Lava dome eruptions are highly controlled by shallow H2O degassing processes and silica precipitation. Magma silicification (by cristobalite precipitation) and densification (by flattening of the vesicles) are systematic processes during dome-forming eruptions. But the conditions able to generate sufficiently large impermeable carapace at the periphery of a growing lava dome, allowing a possible explosion caused by the overpressure generated by the intrusion of a batch of undegassed magma, are rarely achieved. Laterally directed explosions at the base of a growing lava dome or in the superficial part of the conduit may occur when two conditions are simultaneously fulfilled: a small size of the lava dome and a significant precipitation of vapor phase silica in voids and vesicles creating an impermeable carapace that prevents further gas loss and allows local overpressurization. Estimation of initial sizes of destroyed lava dome is difficult and can only be performed using well documented lava-dome eruptions such as the Montagne Pelée ones and through estimation of the volume of the D-PDC’s. The proposed model for superficial explosivity of lava domes is based on the combination of textural, geochemical and petrological criteria that are obtained through a systematic study of a very detailed sampling of deposits resulting from both superficial explosions and gravitational dome collapses: Puy Chopine, Montagne Pelee, Montserrat and Santiaguito. In the latter two cases sampling was limited by access concerns due to current eruptive activities. These eruptions also cover a large range of magma compositions: from andesitic to trachytic. We believe that the resulting model is applicable to a variety of volcanic systems worldwide and rhyolitic melt compositions, although testing is necessary for other melt compositions.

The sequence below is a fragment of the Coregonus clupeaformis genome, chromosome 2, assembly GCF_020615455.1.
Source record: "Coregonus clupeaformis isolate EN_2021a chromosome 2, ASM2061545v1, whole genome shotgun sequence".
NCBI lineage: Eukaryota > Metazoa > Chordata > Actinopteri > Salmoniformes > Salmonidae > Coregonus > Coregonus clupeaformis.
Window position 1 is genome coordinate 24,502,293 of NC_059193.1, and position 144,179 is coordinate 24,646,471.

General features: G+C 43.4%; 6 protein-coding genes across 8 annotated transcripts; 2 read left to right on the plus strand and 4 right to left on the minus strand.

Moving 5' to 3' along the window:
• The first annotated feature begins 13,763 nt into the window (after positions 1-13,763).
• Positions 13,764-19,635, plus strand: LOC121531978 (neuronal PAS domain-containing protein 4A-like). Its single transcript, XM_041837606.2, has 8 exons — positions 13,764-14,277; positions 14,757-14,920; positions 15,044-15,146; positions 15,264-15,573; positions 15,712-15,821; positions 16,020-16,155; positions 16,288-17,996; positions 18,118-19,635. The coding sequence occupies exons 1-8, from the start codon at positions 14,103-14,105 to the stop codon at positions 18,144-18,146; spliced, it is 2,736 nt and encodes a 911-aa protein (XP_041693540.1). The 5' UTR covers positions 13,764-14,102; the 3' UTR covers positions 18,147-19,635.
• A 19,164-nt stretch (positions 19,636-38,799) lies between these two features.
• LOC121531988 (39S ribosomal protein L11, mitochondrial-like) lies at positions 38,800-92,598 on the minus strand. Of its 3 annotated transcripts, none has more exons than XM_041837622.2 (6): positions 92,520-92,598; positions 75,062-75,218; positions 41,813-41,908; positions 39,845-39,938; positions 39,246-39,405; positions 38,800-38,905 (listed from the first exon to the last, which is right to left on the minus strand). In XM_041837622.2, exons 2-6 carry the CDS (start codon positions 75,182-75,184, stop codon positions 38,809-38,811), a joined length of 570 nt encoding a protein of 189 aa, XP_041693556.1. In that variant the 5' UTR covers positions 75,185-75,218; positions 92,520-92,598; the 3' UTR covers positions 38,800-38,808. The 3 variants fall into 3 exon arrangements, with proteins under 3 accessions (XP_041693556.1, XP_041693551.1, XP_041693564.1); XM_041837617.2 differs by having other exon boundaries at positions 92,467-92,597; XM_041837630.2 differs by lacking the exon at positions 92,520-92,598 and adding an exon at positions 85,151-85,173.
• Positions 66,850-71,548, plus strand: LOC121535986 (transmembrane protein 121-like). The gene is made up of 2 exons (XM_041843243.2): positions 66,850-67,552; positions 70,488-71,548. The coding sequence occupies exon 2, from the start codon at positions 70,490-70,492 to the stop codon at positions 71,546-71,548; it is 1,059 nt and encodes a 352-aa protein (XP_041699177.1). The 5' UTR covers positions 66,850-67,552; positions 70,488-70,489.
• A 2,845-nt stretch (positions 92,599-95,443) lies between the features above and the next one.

Superficial, lava dome explosion-generating D-PDC’s, demonstrably devastating events, embody one of the most hazardous aspects of dome-forming eruptions. Even if this type of event is less predictable because it dominantly occurs at the onset of such eruptions, and because no method exists to reliably detect potential overpressurization within a growing lava dome, the possibility of such activity must be taken into account during the management of future volcanic crises, especially during the early stage of dome-forming eruptions. This type of volcanic activity is hazardous regarding both pyroclastic activity and the effects of crystalline silica-rich volcanic ash dispersed into the atmosphere44.
For all the eruptions, the lava dome was sampled. For the dilute pyroclastic density currents (May 8th, 1902 and P1 eruption of Montagne Pelée, Puy Chopine in La Chaîne des Puys), and for the concentrated pyroclastic denstity currents (1929 eruption from Montagne Pelée (2 deposits sampled), Puy de Dome eruption, 1929 eruption of Santiaguito), we collected at least 100 clasts for each deposit in a fraction 16–32 mm, to have a statistical representation of the density distribution. In the concentrated pyroclastic density currents from the recent eruption of Soufrière Hills, Montserrat, only few clasts were sampled in the deposits.
Density and Vesicularity of clasts
Densities are measured on fragments taken on the lava domes and at least one hundred clasts from each associated PDC deposits by the “3 weighing method” (weighing uncoated clasts in air, then paraffin coated clast in air and in water). The bulk rock vesicularity is calculated from density measurements using the Dense Rock Equivalent density and corrected for phenocryst content to refer to the initial melt (glass vesicularity). The phenocryst weight fraction is estimated by point counting (Puy de Dôme and Puy Chopine samples45) or by mass balance calculations on separate minerals and matrix using major and trace element data16.
Residual H2O content
Water contents are measured by H2 manometry (adapted from 46) on bulk samples spanning the whole density range of each eruption. Data are then corrected for phenocryst content to obtain the residual H2O content of glass or matrix (H2Or). Water measured is considered as pure magmatic water on selected samples, as ensured by step-heating during extraction47. In addition, textural investigations never evidenced rehydration processes (Fig. 2). δD composition measurements of lava dome fragments and pumice clasts from the P1 eruption exclude significant contribution of meteoric water in this material16. Similar isotopic data on obsidian clasts from fallout deposits, lava domes and flows from the Western United States show that total water content is controlled by degassing processes in such samples of similar composition48,49.